ByVaria Fedko-Blake, writer at
Staff Writer at Moviepilot! [email protected] Twitter: @vfedkoblake
Varia Fedko-Blake

Warning: Spoilers for the Game of Thrones finale up ahead!

Cersei has been the name on everyone's lips since the finale episode of Season 6 of Game of Thrones, which saw the headstrong Lannister ascend the Iron Throne after blasting her competition out of the ball park with a neon green bang:

You can't deny that Cersei is perhaps one of the most complex characters at the crux of the fantasy series and now that she's essentially become the Mad Queen, our fascination with her can only grow. Her coronation is everything she has ever wanted, but her victory has come at an incredibly high cost. This very fact bears the essential question: What kind of person can bear to live with such a reality?

A recent discussion on Reddit has fueled just this debate. A self-described "clinical psychologist" going by the name of Rain12913 provided an opinion on the Queen's mental state, loosely applying some psychiatric expertise to the character. Before you rush into the study though, read the following disclaimer offered by the author:

Psychiatric disorders are complex and mysterious classifications of human minds, and the minds of fictional characters are not real. Therefore, what I'm doing here is just loosely applying these terms to a character who simply displays the behaviors and characteristics of a particular diagnostic label that we use for real people.

'It Is Highly Unlikely That Such A Narcissistic Character Is Capable Of True Love'

Cersei Lannister is the new Mad Queen
Cersei Lannister is the new Mad Queen

Diving right in, the Redditor outlines factors that suggest that Cersei's major fault is that she is a "classic narcissist:"

As such, she lacks the ability to truly empathize with others. Despite this obvious reality, people seem to be falling into the trap of thinking that Cersei really does genuinely love her brother and her (late) children. While she certainly says that she does quite a bit, and while her behavior may seem to suggest that she does, it is highly unlikely that such a narcissistic character is capable of true love.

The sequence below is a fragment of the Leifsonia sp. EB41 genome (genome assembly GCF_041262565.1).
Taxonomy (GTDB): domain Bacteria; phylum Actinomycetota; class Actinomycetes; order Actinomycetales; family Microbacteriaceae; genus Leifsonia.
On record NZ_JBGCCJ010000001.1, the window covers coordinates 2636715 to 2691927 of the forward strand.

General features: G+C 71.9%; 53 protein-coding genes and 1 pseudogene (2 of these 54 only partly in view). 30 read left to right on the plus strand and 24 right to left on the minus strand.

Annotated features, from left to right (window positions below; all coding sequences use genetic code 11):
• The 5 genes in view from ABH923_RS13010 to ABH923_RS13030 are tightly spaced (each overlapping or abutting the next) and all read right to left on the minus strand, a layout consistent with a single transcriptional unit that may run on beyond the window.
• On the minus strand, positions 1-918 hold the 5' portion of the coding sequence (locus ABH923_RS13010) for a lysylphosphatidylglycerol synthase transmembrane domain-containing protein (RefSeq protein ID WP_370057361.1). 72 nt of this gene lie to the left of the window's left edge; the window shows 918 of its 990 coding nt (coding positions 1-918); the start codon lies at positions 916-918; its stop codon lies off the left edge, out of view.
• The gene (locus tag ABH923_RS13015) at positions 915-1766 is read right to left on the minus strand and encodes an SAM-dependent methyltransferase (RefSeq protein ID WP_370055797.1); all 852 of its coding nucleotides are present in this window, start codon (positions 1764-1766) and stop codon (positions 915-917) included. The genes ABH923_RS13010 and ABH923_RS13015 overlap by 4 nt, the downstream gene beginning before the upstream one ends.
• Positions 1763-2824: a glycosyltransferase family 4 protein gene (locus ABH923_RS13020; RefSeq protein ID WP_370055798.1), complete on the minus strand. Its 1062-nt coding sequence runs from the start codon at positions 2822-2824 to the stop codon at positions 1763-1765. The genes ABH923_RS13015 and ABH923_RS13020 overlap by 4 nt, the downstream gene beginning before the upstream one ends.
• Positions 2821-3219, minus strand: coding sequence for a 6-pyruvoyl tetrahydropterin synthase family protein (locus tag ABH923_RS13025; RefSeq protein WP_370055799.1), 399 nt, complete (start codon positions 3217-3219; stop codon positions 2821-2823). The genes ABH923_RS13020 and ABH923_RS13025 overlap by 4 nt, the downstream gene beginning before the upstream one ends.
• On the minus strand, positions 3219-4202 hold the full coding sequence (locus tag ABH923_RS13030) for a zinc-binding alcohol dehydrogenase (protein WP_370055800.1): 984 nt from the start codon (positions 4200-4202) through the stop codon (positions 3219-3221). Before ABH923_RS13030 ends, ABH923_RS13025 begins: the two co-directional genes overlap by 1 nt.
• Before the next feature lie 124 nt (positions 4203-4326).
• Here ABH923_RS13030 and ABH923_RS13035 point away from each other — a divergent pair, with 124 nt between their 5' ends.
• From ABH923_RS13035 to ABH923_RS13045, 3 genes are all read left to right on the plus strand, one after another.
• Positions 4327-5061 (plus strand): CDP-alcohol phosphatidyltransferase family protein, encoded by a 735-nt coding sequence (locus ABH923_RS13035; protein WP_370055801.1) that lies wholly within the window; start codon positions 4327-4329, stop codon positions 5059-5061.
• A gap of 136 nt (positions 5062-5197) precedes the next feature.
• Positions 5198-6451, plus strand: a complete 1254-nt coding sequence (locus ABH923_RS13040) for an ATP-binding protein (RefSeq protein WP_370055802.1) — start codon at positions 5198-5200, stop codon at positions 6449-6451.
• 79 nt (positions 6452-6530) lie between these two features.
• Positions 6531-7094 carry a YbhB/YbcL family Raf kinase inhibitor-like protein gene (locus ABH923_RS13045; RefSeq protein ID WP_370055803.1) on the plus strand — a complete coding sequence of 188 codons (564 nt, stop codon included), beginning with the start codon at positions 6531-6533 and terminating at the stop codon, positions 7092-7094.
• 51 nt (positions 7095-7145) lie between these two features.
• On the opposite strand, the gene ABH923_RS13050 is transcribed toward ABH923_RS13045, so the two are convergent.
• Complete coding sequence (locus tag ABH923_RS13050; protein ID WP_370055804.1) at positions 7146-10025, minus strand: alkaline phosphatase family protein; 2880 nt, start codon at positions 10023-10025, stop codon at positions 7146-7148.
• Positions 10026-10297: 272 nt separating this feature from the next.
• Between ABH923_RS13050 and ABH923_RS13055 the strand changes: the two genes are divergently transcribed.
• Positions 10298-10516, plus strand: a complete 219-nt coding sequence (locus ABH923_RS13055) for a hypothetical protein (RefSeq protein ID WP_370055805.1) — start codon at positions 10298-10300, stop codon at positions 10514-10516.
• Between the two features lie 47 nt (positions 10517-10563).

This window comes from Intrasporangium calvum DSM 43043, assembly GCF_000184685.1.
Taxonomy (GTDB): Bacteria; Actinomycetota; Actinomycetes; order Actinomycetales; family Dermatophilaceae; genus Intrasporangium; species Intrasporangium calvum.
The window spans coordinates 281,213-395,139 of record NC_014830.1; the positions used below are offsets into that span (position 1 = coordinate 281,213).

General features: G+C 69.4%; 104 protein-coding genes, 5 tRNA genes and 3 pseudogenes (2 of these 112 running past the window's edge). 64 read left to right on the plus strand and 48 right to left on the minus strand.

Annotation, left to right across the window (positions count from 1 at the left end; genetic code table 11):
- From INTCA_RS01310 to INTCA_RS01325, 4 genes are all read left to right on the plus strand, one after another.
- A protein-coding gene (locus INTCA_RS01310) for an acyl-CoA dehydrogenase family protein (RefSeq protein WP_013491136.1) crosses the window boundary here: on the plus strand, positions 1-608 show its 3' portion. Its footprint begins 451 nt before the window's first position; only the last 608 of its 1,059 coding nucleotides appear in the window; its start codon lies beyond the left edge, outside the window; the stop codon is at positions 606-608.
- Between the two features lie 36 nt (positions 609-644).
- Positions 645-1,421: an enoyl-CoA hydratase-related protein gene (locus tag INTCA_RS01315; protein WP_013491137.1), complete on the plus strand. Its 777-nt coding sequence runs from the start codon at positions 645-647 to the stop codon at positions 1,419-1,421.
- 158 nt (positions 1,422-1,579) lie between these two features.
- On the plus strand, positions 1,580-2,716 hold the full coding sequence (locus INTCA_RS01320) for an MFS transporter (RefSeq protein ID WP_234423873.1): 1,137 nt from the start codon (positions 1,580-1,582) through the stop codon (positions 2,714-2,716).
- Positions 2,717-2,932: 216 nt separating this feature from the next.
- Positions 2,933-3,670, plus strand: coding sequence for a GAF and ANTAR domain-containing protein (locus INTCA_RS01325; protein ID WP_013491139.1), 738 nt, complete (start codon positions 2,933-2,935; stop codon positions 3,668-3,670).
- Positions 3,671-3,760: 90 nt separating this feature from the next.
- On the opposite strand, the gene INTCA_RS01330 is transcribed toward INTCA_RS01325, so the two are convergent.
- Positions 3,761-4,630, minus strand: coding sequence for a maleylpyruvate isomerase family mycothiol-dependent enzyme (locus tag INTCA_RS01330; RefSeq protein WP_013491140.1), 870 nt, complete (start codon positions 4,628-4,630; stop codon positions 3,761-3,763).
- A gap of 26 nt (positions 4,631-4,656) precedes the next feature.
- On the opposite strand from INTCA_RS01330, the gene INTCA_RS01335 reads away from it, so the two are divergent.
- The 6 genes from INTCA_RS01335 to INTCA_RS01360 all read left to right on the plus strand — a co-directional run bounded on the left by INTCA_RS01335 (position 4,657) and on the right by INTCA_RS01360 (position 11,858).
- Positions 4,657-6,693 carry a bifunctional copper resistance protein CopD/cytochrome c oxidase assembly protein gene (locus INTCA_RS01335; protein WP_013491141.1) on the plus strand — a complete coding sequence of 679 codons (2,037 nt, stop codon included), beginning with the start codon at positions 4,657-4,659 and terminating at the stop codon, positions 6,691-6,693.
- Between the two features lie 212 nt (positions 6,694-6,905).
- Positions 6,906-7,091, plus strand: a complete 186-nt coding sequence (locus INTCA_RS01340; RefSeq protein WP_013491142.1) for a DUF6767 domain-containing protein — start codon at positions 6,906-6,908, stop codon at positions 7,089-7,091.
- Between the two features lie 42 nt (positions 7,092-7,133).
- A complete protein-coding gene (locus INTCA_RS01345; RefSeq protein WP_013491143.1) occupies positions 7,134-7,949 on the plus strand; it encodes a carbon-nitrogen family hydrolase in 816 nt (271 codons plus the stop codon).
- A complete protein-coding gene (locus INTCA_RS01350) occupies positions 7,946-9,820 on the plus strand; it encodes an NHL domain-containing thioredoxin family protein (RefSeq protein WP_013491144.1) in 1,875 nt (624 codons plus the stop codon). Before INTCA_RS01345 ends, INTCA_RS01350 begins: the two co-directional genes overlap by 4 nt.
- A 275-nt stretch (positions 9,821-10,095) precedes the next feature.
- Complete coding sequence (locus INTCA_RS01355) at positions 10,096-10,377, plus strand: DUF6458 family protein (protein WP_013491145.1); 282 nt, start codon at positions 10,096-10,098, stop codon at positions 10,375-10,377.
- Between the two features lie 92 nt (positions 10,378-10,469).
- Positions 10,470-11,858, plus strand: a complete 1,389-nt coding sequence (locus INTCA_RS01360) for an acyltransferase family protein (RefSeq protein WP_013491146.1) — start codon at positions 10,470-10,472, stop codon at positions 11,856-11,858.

Cersei of 'Game of Thrones' / HBO
Cersei of 'Game of Thrones' / HBO

The psychologist then goes on to add that Cersei does not view others as real, complete human beings:

Instead, she views them as either "all good" or "all bad" (this is known as splitting, and it is a defense mechanism). Her tendency to split is reflective of her inability to view herself as a person who has both good traits and bad traits. Most of us are able to view ourselves in shades of gray: we're capable of good things and bad things, we have strengths and weaknesses, etc. Instead of embracing this reality, Cersei must either embrace the belief that she is a worthless, damaged, and hopeless person, or the belief that she is impeccable, gifted, and perfect.

From the Mad Queen's perspective, she can only ever be the latter, even though deep down, she may know that she falls more into the former category. From this, Rain12913 reveals:

This is a way of coping with and protecting against emotional pain, hence the term 'defense mechanism.'

'Cersei Isn't Even Capable Of Loving Someone Who Isn't Herself'

Cersei and Jaime Lannister — HBO
Cersei and Jaime Lannister — HBO

The fascinating Reddit post goes further in exploring Cersei's relationship with her family, who are her blood and therefore make up a fragmentary part of her. As a result, with the narcissistic love she harbors for them, she places them into the "perfect" category. Turning our attention to Jaime and her children in particular, Rain12913 writes:

They are her blood, and they share a part of her. As such, they must be perfect, like she is. In fact, Cersei isn't even capable of loving someone who isn't herself. Her one true love in life is her twin, who looks just like her. Loving one's twin is the ultimate form of self-love, and it is sort of a perfect embodiment of what it means to be narcissistic.

We might remember that when her brother leaves her in the first season, she turns to her cousin for sexual intimacy. Ultimately, Cersei can't even fathom having sex with someone that isn't a direct extension of herself.

'Cersei's Love For Her Children Is 'Hollow''

Cersei with her son Tommen — HBO
Cersei with her son Tommen — HBO

And although the Queen's devotion to her children may be very real, it is "hollow." The psychologist writes that often with narcissistic behavior, there is a tendency to swing to the opposite of the spectrum — to the "bad" category. In Cersei case, Tommen gradually stops being a reflection of herself and therefore, she abandons him emotionally and physically.

With the tragic events of the final episode, many shocked fans questioned whether she would have blown everything up if she had known that her son were there. Rain12913 remains adamant that she wouldn't have spared him:

Again, for Cersei, it's not about Tommen; it's about herself, because in her mind, she is all that exists. People are either "her," or they're "not her." At that point, Tommen had become "not her." He had joined the Faith and forsaken his family. He showed weakness, gullibility, and stupidity, and he even abandoned her. From that point on, he was no longer a part of her.
Myrcella and Joffrey before their deaths
Myrcella and Joffrey before their deaths

Think back to her lack of emotion in being confronted with the young King's mangled body — it's certainly a far cry from her hysteria following Myrcella's poisoning and Joffrey's brutal suffocation. Ultimately, Tommen's treatment is different because he is no longer a part of her and thus, she is incapable of loving him truly:

Read the full Reddit post here.

Do you agree with this psychologist's perspective?


Latest from our Creators